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  • Washington governor enacts bill to provide student loan debt relief

    Lending

    On March 22, the Washington governor signed HB 1169, which establishes the student opportunity, assistance, and relief act to address student loan debt. Among other things, HB 1169 (i) repeals certain statutes allowing the suspension of a professional license or certificate due to student loan default; (ii) changes the judgment interest rate for unpaid private student loan debt to two percentage points above the prime rate, unless the judgment interest rate is specified in the contract; (iii) defines “private student loan,” and outlines exclusions, such as “an extension of credit made under an open-end consumer credit plan, a reverse mortgage transaction, a residential mortgage transaction, or any other loan that is secured by real property or a dwelling”; and (iv) outlines provisions and exemptions for bank account and wage garnishment. The act takes effect June 7.

    As previously covered in InfoBytes, earlier in March the Washington governor established the “Washington student education loan bill of rights” to outline licensing requirements and responsibilities for student loan servicers.

    Lending State Issues State Legislation Student Lending Debt Relief

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  • West Virginia passes bill amending licensing requirements for mortgage loan originators

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    On March 22, the West Virginia governor signed HB 4285, which amends provisions under the West Virginia Safe Mortgage Licensing Act (Act) related to licensing requirements for mortgage loan originators, including those related to continuing education. HB 4285, among other things, (i) updates requirements for applicants registering for mortgage loan originator licenses; (ii) requires nonresident mortgage loan originators licensed under the Act to “acknowledge that they are subject to the jurisdiction of the courts of West Virginia”; (iii) outlines provisional license exceptions for loan originators; and (iv) specifies prelicensing and relicensing education requirements. The amendments take effect May 31.

    Lending State Issues State Legislation Mortgage Origination Mortgages Licensing

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  • Florida enacts legislation prohibiting the misrepresentation of a residential mortgage loan as a business purpose loan

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    On March 21, the Florida governor signed HB 935, which prohibits the misrepresentation of a residential mortgage loan as a business purpose loan. HB 935 defines “business purpose loan” and requires that “a person must refer to the official interpretation” of the CFPB under 12 C.F. R. Section 1026.3(a) to determine if a loan is for a “business purpose.”  It also provides penalties for knowingly or willfully misrepresenting a residential mortgage loan as a business purpose loan. Additionally, HB 935 defines the phrase “hold himself or herself out to the public as being in the mortgage lending business” to include representing to the public through advertisements or solicitations that the individual or business is a licensed mortgage lender. The law is effective July 1.

    Lending State Issues State Legislation Mortgages

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  • Tennessee amends interest rate legislation

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    On March 23, the Governor of Tennessee signed HB 1944, which amends lending provisions of the Tennessee Code Annotated to change the application of interest rates to the amount financed instead of the total amount of the loan with regard to certain loans made by Tennessee industrial loan and thrift companies. The following interest rate requirements under present Tennessee law now apply to the amount financed: (i) under $100, no interest shall be charged on the principal or on the unpaid balance due after maturity in excess of a maximum effective rate of 18 percent per annum; (ii) between $100 and $5,000, no interest shall be charged on the principal or on the unpaid balance due after maturity in excess of a maximum effective rate of 30 percent per annum; (iii) greater than $5,000, no interest shall be charged on the principal or on the unpaid balance due after maturity in excess of a maximum effective rate of 24 percent per annum; and (iv) for open-end credit plans, a maximum effective rate of 24 percent per annum applies to the principal or on the unpaid balance due after maturity. HB 1944 is effective immediately and applies to loans made on or after March 23.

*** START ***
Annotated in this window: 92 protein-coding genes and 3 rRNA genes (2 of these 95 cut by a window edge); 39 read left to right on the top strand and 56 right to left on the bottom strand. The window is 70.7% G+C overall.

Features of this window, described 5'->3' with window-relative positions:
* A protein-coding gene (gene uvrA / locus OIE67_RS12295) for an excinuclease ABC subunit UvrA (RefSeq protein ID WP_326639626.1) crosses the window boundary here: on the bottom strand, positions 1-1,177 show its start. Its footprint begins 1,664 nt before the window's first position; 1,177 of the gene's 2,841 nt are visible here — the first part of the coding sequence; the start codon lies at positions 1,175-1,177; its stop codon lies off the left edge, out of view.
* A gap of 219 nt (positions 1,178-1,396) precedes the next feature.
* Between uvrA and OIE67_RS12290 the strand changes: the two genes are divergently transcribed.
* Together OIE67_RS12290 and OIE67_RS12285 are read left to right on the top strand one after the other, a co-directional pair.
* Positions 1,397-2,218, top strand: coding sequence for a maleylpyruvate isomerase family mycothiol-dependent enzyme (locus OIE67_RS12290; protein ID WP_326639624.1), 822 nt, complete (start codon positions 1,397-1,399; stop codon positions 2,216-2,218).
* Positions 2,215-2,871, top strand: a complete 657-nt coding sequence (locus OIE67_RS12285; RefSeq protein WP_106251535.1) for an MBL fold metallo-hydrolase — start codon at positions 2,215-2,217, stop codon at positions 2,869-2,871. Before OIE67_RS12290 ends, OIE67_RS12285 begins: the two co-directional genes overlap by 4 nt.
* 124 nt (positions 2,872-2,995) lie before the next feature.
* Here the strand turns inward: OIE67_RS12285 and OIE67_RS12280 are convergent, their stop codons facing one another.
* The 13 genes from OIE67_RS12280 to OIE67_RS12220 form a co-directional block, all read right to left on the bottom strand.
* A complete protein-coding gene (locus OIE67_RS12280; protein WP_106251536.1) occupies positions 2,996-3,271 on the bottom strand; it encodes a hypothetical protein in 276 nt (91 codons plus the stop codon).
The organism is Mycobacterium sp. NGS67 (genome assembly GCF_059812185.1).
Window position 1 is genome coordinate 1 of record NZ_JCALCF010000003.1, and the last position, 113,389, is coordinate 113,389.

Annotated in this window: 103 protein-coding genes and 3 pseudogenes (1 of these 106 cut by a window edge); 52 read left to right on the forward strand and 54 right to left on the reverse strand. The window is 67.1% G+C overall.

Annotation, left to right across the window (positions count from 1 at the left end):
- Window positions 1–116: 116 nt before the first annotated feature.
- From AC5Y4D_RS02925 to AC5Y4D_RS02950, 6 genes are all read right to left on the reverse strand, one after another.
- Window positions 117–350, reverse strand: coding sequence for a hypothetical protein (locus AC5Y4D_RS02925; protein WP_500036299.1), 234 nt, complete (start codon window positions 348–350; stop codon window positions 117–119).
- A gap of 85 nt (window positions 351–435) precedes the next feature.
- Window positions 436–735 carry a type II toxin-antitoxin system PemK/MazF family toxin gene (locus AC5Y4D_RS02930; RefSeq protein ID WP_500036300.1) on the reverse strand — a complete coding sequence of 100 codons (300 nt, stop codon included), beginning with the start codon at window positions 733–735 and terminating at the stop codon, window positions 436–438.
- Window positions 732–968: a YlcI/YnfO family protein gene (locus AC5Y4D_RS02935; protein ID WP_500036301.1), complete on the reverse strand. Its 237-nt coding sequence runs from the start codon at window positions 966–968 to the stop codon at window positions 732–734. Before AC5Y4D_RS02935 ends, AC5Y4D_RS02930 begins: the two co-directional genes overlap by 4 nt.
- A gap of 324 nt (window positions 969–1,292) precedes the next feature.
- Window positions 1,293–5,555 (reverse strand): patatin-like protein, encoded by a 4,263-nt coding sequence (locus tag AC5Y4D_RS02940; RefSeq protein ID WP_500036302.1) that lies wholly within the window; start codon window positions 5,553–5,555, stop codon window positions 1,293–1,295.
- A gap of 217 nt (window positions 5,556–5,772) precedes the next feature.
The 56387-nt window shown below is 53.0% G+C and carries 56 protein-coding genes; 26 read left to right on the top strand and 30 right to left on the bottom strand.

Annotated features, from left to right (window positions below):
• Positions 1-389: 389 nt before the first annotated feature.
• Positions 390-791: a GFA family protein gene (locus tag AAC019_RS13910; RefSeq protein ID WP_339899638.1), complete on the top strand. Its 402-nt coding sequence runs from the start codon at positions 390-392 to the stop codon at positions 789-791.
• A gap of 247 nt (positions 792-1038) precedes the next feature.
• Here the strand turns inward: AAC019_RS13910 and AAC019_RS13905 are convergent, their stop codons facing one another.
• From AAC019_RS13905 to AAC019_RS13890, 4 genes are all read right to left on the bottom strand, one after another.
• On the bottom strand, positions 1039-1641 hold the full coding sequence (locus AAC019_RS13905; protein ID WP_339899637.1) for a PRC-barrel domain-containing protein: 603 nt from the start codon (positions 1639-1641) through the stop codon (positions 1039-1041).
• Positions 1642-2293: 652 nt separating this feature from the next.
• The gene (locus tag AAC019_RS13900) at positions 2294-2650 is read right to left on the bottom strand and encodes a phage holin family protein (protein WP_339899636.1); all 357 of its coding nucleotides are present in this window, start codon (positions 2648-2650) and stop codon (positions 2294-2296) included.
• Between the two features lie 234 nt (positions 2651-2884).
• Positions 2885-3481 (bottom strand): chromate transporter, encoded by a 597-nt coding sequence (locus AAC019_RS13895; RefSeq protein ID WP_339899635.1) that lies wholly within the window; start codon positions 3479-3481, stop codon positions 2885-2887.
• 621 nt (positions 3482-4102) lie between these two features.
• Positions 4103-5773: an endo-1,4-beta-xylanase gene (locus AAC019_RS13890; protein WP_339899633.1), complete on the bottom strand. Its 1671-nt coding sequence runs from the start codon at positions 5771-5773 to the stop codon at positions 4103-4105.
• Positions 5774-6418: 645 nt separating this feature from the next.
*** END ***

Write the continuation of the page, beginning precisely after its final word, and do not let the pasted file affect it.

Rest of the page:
Lending State Issues Interest Rate Consumer Finance Usury State Legislation

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  • Florida allows 60 - 90 day payday loan

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    On March 19, the Florida governor signed legislation, SB 920, which authorizes the lending of an additional type of payday loan (referred to as, “deferred presentment installment transaction”). The legislation now allows loans under $1,000 that have a repayment term between 60 and 90 days with maximum fees of 8 percent of the outstanding transaction balance charged on a biweekly basis. Fees must be calculated using a simple interest calculation. Previously, Florida only authorized small-dollar loans under $500 that had repayment terms between seven and 30 days (referred to as, “deferred presentment transaction[s]”).

    The expansion of the allowable small-dollar loans, appears to be in response to the CFPB’s final rule addressing payday loans, vehicle titles loans, and certain other extensions of credit (previously covered in a Buckley Sandler Special Alert), which covers most transactions with repayment terms of less than 45 days. While the CFPB’s rule became effective on January 16, compliance for most of the rule’s provisions is not required until August 2019. Moreover, in January, the CFPB announced its plan to reconsider the final rule (covered by InfoBytes here).

    Lending State Issues State Legislation Payday Lending

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  • Washington state enacts student education loan bill of rights, outlines servicer requirements